Ask someone to name the most random sport he or she can think of. Chances are you will get polo, biathlon, or Slamball (a TNT Exclusive strain of basketball featuring trampolines). However, more often than not, the answer will be curling.

What is curling? Well on the surface, it is that strange Canadian pasttime we Americans enjoy poking fun at every four years when the Winter Olympics roll around. This claim could not stray further from the truth.

Curling is a regal sport, demanding the utmost precision and concentration of its athletes. The Scottish became the original participants to play the game around 1541.

Players originally slid rocks found in the Scottish hills. Today players use cylindrical granite slabs, appropriately dubbed “stones.” The stones are solid granite, weighing between thirty-eight and forty-four pounds.

So how is the infamous game actually played? Teams take turns sliding stones down a strip of ice called the “curling sheet” at a circular target in the center called the “house.” At the end of the round, points are awarded for stones closest to the house.

This sounds simple, but we are just getting started.

A curling team consists of four players. The four players rotate between the positions of thrower and sweeper. The thrower first throws the stone in the desired direction.

If you have ever watched curling you will remember two men frantically scrubbing the ice; these are the sweepers. The sweepers redirect the curling stone by smoothing the ice, thus making the stone slide smoothly along the originally rough ice.

The stone follows the path of least resistance. This allows players to avoid other stones or turn a corner if it becomes necessary in the game.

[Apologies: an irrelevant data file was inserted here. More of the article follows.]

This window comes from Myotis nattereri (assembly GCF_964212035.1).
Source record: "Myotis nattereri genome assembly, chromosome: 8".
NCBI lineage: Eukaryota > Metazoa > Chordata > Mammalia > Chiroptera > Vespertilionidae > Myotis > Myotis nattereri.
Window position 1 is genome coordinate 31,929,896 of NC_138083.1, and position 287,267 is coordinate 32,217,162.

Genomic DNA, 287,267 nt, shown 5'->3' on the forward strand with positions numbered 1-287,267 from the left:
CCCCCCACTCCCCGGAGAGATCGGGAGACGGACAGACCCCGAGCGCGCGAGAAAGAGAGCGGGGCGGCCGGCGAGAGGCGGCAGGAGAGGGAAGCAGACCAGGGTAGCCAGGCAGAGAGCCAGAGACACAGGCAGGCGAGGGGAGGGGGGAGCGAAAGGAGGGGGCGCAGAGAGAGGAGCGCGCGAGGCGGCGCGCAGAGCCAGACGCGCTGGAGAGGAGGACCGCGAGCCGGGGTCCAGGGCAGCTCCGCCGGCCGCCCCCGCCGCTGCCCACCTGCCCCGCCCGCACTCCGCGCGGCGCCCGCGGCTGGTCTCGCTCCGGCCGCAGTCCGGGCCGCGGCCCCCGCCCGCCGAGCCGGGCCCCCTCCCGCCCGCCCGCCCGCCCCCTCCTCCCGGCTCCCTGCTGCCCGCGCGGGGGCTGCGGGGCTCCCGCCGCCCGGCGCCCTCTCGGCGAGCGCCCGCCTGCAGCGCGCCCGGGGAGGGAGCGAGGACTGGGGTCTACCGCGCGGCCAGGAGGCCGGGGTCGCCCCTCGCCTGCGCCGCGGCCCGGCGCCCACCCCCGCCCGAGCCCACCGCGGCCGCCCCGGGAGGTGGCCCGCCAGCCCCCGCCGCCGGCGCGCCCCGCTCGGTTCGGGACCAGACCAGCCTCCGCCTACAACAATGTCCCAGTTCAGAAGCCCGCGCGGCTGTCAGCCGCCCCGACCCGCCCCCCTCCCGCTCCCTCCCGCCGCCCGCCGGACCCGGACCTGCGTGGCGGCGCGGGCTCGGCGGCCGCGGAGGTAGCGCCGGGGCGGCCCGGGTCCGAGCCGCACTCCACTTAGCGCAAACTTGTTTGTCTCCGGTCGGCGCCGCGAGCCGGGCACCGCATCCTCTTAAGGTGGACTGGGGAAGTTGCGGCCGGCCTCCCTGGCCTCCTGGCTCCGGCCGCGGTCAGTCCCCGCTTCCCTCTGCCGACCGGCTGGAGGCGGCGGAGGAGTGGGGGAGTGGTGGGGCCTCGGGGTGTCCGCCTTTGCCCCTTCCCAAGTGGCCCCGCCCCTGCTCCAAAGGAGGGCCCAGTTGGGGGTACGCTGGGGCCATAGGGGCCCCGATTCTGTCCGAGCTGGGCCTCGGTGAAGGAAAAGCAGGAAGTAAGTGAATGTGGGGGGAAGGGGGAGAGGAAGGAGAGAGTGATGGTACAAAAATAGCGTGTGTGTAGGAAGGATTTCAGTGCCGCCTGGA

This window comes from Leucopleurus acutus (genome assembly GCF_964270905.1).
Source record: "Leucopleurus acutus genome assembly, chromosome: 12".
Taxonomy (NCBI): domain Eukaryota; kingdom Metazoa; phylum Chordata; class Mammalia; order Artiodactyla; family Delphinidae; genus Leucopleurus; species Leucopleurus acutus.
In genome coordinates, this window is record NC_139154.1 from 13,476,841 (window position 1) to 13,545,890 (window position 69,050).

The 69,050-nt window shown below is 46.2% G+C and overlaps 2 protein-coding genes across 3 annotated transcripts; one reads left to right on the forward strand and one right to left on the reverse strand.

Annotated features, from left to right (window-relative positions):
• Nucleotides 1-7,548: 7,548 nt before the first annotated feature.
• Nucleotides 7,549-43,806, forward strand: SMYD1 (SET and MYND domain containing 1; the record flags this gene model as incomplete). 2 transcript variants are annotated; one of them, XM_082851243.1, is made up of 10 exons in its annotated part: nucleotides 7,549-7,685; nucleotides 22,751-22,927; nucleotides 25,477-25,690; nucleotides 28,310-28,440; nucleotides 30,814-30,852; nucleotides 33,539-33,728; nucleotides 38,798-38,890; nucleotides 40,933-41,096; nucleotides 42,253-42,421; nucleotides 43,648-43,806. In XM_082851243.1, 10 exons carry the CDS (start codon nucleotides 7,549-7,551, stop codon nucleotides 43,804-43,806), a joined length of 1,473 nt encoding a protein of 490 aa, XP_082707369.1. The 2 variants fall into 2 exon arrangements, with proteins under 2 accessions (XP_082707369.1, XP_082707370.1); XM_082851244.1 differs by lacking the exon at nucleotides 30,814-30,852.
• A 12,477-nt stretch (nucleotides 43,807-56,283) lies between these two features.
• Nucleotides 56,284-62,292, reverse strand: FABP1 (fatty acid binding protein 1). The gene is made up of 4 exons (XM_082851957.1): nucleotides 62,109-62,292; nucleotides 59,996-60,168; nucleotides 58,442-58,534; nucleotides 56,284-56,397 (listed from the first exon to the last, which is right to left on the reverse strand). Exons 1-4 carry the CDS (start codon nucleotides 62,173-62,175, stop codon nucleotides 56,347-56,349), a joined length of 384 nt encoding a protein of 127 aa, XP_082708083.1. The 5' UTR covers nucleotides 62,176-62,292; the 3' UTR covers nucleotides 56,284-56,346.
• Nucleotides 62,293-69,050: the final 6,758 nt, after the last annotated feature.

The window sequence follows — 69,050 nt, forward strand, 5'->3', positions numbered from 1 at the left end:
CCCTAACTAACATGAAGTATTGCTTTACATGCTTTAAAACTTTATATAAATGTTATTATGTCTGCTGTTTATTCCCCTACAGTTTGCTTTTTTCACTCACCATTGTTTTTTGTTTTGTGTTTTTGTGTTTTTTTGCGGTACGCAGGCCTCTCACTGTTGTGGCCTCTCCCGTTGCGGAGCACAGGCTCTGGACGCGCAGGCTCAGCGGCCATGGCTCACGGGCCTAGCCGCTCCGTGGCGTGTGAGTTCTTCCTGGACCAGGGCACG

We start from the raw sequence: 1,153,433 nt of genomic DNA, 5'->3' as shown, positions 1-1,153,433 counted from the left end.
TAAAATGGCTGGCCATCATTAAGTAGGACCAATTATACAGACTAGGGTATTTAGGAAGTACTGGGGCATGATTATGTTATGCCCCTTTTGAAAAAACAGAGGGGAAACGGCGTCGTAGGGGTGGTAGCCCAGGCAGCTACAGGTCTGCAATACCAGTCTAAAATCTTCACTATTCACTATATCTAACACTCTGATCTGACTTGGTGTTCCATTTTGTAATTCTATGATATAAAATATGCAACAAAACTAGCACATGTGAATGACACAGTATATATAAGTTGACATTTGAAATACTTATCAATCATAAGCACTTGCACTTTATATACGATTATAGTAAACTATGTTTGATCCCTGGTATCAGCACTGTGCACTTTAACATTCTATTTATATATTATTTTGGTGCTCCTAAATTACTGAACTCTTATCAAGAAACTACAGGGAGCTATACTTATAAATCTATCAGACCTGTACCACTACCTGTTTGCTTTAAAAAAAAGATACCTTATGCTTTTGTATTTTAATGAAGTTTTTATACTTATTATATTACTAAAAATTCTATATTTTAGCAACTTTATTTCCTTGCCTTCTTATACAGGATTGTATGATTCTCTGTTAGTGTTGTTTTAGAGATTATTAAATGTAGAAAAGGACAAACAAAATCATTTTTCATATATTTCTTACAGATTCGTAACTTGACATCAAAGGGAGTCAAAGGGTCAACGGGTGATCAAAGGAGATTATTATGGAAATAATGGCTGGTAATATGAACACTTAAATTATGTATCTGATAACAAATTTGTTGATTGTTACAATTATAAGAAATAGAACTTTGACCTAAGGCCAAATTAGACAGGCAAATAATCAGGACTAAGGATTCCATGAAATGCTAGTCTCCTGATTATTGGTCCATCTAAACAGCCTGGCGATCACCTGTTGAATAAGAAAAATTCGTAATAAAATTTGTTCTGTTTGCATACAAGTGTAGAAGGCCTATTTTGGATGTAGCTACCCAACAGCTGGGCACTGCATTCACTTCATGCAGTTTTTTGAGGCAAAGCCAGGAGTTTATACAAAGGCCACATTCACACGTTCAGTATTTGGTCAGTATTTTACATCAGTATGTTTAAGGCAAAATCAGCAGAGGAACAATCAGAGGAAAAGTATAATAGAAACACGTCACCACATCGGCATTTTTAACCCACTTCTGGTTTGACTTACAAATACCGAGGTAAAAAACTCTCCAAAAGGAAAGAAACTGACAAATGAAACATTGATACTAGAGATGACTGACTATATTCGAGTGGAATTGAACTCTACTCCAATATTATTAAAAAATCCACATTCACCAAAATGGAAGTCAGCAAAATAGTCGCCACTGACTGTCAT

All this sums up to a game of constant strategy. Because players are allowed to strike other teams’ rocks, the game becomes quite complicated quickly. Shouting and chaos between players and smashing between stones provide for a riviting game.

The strategy and precision required in the game of curling has brought on its seemingly fitting nickname: Chess on Ice.

You might not know this, but curling fans run rampant all over the Chadwick campus. Leading the charge of these involved fans is resident scholar Laurence Marc Feygin.

“I was raised on Soviet curling,” said Feygin. “I cannot remember a time without the slabs in my life.” He actually makes a habit of curling on weekends when he is not too busy cooking up a storm!

Larry came loaded with one especially valuable piece of advice during our interview.

“Don’t knock it til’ you try it,” he knowledgably stated. “Many assume that just because curling seems excruciatingly boring on television, this means playing will prove equally as unfun. Curling is a thrilling game. I encourage everyone to try it. I want to be a professional curler when I grow up!”

More power to ya, Larry. We can’t wait to see you sliding down the curling sheet someday.

In the meantime, we hope you all head on down to your local curling house and start sweeping.